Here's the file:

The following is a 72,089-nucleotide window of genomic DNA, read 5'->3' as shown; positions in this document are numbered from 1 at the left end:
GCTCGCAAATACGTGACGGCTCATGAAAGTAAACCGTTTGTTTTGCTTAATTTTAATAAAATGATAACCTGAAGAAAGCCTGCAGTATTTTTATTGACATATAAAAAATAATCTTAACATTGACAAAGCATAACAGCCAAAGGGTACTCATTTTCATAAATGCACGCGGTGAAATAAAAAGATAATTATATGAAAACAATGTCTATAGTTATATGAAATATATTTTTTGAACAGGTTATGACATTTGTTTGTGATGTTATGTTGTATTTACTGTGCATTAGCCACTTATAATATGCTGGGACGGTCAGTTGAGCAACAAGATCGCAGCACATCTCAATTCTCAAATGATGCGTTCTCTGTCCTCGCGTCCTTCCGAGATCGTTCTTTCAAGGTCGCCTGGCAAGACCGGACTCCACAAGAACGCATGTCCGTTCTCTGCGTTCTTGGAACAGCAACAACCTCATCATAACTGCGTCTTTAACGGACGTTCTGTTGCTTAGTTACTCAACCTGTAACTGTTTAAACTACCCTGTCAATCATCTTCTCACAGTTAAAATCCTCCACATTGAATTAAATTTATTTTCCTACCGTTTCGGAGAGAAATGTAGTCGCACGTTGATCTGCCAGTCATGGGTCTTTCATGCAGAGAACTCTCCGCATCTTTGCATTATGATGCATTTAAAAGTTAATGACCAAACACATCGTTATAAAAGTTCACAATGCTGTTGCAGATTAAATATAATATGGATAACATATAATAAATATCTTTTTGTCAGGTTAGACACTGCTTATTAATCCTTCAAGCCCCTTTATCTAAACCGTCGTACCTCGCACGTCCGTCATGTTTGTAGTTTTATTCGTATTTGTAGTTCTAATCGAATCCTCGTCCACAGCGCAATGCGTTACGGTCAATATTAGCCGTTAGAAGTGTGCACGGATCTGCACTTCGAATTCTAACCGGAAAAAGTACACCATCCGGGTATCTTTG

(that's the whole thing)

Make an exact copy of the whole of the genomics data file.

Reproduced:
The following is a 72,089-nucleotide window of genomic DNA, read 5'->3' as shown; positions in this document are numbered from 1 at the left end:
GCTCGCAAATACGTGACGGCTCATGAAAGTAAACCGTTTGTTTTGCTTAATTTTAATAAAATGATAACCTGAAGAAAGCCTGCAGTATTTTTATTGACATATAAAAAATAATCTTAACATTGACAAAGCATAACAGCCAAAGGGTACTCATTTTCATAAATGCACGCGGTGAAATAAAAAGATAATTATATGAAAACAATGTCTATAGTTATATGAAATATATTTTTTGAACAGGTTATGACATTTGTTTGTGATGTTATGTTGTATTTACTGTGCATTAGCCACTTATAATATGCTGGGACGGTCAGTTGAGCAACAAGATCGCAGCACATCTCAATTCTCAAATGATGCGTTCTCTGTCCTCGCGTCCTTCCGAGATCGTTCTTTCAAGGTCGCCTGGCAAGACCGGACTCCACAAGAACGCATGTCCGTTCTCTGCGTTCTTGGAACAGCAACAACCTCATCATAACTGCGTCTTTAACGGACGTTCTGTTGCTTAGTTACTCAACCTGTAACTGTTTAAACTACCCTGTCAATCATCTTCTCACAGTTAAAATCCTCCACATTGAATTAAATTTATTTTCCTACCGTTTCGGAGAGAAATGTAGTCGCACGTTGATCTGCCAGTCATGGGTCTTTCATGCAGAGAACTCTCCGCATCTTTGCATTATGATGCATTTAAAAGTTAATGACCAAACACATCGTTATAAAAGTTCACAATGCTGTTGCAGATTAAATATAATATGGATAACATATAATAAATATCTTTTTGTCAGGTTAGACACTGCTTATTAATCCTTCAAGCCCCTTTATCTAAACCGTCGTACCTCGCACGTCCGTCATGTTTGTAGTTTTATTCGTATTTGTAGTTCTAATCGAATCCTCGTCCACAGCGCAATGCGTTACGGTCAATATTAGCCGTTAGAAGTGTGCACGGATCTGCACTTCGAATTCTAACCGGAAAAAGTACACCATCCGGGTATCTTTG